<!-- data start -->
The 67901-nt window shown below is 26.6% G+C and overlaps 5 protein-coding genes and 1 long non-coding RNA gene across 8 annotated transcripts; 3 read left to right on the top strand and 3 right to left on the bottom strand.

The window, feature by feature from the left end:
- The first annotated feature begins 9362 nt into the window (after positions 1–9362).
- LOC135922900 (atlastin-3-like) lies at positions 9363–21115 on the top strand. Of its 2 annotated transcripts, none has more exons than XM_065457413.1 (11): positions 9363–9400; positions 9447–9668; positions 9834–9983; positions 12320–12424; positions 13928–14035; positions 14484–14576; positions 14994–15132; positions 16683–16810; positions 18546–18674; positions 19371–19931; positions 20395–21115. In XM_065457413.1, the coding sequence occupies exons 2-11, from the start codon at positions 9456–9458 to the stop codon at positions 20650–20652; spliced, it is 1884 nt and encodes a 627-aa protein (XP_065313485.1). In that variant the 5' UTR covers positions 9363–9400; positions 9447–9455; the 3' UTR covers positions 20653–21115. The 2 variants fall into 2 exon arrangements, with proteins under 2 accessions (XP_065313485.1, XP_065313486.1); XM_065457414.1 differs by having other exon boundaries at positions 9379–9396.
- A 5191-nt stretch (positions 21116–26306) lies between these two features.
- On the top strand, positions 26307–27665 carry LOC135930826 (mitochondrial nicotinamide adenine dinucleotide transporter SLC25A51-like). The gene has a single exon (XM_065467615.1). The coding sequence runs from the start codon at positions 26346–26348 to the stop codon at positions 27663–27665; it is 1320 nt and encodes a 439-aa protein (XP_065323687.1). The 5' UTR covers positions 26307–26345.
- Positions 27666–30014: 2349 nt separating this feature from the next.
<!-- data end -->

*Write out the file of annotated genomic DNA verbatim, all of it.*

The 67901-nt window shown below is 26.6% G+C and overlaps 5 protein-coding genes and 1 long non-coding RNA gene across 8 annotated transcripts; 3 read left to right on the top strand and 3 right to left on the bottom strand.

The window, feature by feature from the left end:
- The first annotated feature begins 9362 nt into the window (after positions 1–9362).
- LOC135922900 (atlastin-3-like) lies at positions 9363–21115 on the top strand. Of its 2 annotated transcripts, none has more exons than XM_065457413.1 (11): positions 9363–9400; positions 9447–9668; positions 9834–9983; positions 12320–12424; positions 13928–14035; positions 14484–14576; positions 14994–15132; positions 16683–16810; positions 18546–18674; positions 19371–19931; positions 20395–21115. In XM_065457413.1, the coding sequence occupies exons 2-11, from the start codon at positions 9456–9458 to the stop codon at positions 20650–20652; spliced, it is 1884 nt and encodes a 627-aa protein (XP_065313485.1). In that variant the 5' UTR covers positions 9363–9400; positions 9447–9455; the 3' UTR covers positions 20653–21115. The 2 variants fall into 2 exon arrangements, with proteins under 2 accessions (XP_065313485.1, XP_065313486.1); XM_065457414.1 differs by having other exon boundaries at positions 9379–9396.
- A 5191-nt stretch (positions 21116–26306) lies between these two features.
- On the top strand, positions 26307–27665 carry LOC135930826 (mitochondrial nicotinamide adenine dinucleotide transporter SLC25A51-like). The gene has a single exon (XM_065467615.1). The coding sequence runs from the start codon at positions 26346–26348 to the stop codon at positions 27663–27665; it is 1320 nt and encodes a 439-aa protein (XP_065323687.1). The 5' UTR covers positions 26307–26345.
- Positions 27666–30014: 2349 nt separating this feature from the next.